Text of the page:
Carol Dweck’s recent book, Mindset: The New Psychology of Success, talks about the importance of attitude and its impact on the way see into the future and how we take steps moving toward goals. She makes a distinction between a “fixed mindset,” where the belief is that our qualities are set in stone and that effort has little or no impact, and a “growth mindset,” where the belief is that our qualities can be cultivated through effort.
With a fixed mindset, future possibilities are limited and we tend to see things in terms of struggle or insurmountable challenges. The glass is, indeed, half full, leading many to give up easily, sometimes even before they start. When one has a growth mindset, future possibilities are unbounded, allowing us to tap into our creativity and find solutions to the challenges that inevitably await us. The half-full glass is on its way to being filled.
At a recent workshop, attended by people in their 50s and older, the purpose was to guide people to use what they have, their strengths, experiences, assets and the like, to get what they want. As it turned out, about half the participants had a fixed mind set and the remainder had a growth mindset. Each approached the process of goal setting and planning in different ways. Most of the fixed mindset participants focused their attention on the state of the economy, the reality of age discrimination, and being “overqualified” as they sought new opportunities. The growth mindset participants, most of whom recognized the same realities, were able to imagine themselves overcoming the “odds” to start new businesses, to see ways around the obstacles, and to feel they had options.
The reality is that most of us have both mindsets going on, and we can decide which will guide us into the future. The first step, of course, is to recognize that fact and to notice the differences between the two. We know when the growth mindset is operating because we have energy, we feel hopeful, and we know how to get unstuck. The second step is to develop goals and plans that are grounded in our deeply held values and the belief that we are co-creators of our future. This recognizes economic realities and market conditions and having a growth mindset gives us the confidence to see through and beyond those. The third step is to act on our plans in a disciplined fashion, while stopping regularly to find the lessons learned and building those into upcoming actions.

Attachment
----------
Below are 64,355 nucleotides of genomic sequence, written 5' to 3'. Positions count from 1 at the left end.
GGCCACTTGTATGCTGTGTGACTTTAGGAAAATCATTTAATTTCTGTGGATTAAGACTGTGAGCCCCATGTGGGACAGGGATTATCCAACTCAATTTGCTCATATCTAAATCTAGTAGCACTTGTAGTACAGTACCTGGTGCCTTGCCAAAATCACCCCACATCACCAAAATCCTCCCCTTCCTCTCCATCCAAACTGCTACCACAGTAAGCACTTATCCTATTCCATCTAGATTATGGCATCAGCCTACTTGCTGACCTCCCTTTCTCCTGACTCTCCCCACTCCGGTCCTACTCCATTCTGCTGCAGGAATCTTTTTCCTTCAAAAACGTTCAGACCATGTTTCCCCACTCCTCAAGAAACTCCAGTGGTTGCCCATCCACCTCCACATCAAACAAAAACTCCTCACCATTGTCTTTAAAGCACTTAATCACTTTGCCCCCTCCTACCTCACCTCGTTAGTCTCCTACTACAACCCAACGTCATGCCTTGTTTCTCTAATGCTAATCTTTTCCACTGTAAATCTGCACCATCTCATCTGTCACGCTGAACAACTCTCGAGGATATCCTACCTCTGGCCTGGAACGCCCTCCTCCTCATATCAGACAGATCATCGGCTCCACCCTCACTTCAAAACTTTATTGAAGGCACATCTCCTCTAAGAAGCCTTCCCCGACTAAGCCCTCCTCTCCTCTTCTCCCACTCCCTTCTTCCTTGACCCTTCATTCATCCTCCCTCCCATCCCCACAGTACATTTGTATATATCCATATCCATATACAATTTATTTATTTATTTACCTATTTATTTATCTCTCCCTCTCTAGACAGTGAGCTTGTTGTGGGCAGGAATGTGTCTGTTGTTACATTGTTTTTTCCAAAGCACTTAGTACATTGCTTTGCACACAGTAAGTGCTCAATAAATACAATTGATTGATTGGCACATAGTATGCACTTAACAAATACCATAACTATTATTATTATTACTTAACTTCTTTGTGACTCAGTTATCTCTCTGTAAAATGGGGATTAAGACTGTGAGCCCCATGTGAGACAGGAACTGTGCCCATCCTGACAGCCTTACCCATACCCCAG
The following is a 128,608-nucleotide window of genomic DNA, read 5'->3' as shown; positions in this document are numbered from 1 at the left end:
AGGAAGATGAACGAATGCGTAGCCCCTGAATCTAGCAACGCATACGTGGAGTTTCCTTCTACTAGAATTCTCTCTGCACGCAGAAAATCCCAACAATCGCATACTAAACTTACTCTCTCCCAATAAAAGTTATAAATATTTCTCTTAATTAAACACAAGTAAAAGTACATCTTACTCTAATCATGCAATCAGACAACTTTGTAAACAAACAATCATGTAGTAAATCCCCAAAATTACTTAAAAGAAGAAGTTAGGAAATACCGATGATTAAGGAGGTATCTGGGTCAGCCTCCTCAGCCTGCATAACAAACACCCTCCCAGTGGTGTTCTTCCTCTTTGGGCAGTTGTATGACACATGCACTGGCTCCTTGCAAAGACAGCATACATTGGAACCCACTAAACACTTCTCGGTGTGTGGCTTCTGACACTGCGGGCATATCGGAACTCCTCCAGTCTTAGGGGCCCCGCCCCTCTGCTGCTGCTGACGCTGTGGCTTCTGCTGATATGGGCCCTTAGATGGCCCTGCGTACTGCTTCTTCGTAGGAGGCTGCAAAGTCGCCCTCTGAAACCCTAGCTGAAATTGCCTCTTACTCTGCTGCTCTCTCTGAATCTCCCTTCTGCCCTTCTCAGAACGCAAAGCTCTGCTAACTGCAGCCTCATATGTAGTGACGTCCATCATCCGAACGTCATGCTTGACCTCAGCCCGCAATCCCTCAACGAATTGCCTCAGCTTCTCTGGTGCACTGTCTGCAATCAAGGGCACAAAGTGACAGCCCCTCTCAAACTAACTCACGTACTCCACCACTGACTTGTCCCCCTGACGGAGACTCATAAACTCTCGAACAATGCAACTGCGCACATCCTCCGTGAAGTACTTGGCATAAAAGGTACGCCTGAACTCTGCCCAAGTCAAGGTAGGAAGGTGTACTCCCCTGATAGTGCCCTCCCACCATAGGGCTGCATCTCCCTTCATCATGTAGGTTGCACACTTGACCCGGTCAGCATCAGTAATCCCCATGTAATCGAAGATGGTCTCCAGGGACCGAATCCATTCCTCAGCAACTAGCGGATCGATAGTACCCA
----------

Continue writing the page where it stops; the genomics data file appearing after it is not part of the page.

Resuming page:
In conclusion, with longer life-spans, complicated financial concerns, and more options, we face numerous and unique challenges. These can be approached from a fearful and anxious perspective or they can be dealt with in a creative and positive way. The choice is yours.
Mark Guterman, MA, is President of G & G Associates and one of the Meaning Guys and Principals a MeaningfulCareers.com (www.meaningfulcareers.com). He is widely known as a pragmatic visionary and has trained, coached, and inspired thousands of clients and students over his 30 plus years as a career consultant.
He is the author of Common Sense for Uncommon Times: The Power of Balance in Work, Family, and Personal Life, co-author of ValueSearch, was recently awarded a Purpose Prize Fellowship, given by Civic Ventures, to honor “social innovators in their encore careers,” and will keynote the 2011 National Career Development Association Conference in San Antonio, Texas.
He can be reached at Mark@MeaningfulCareers.com or 510.487.2590.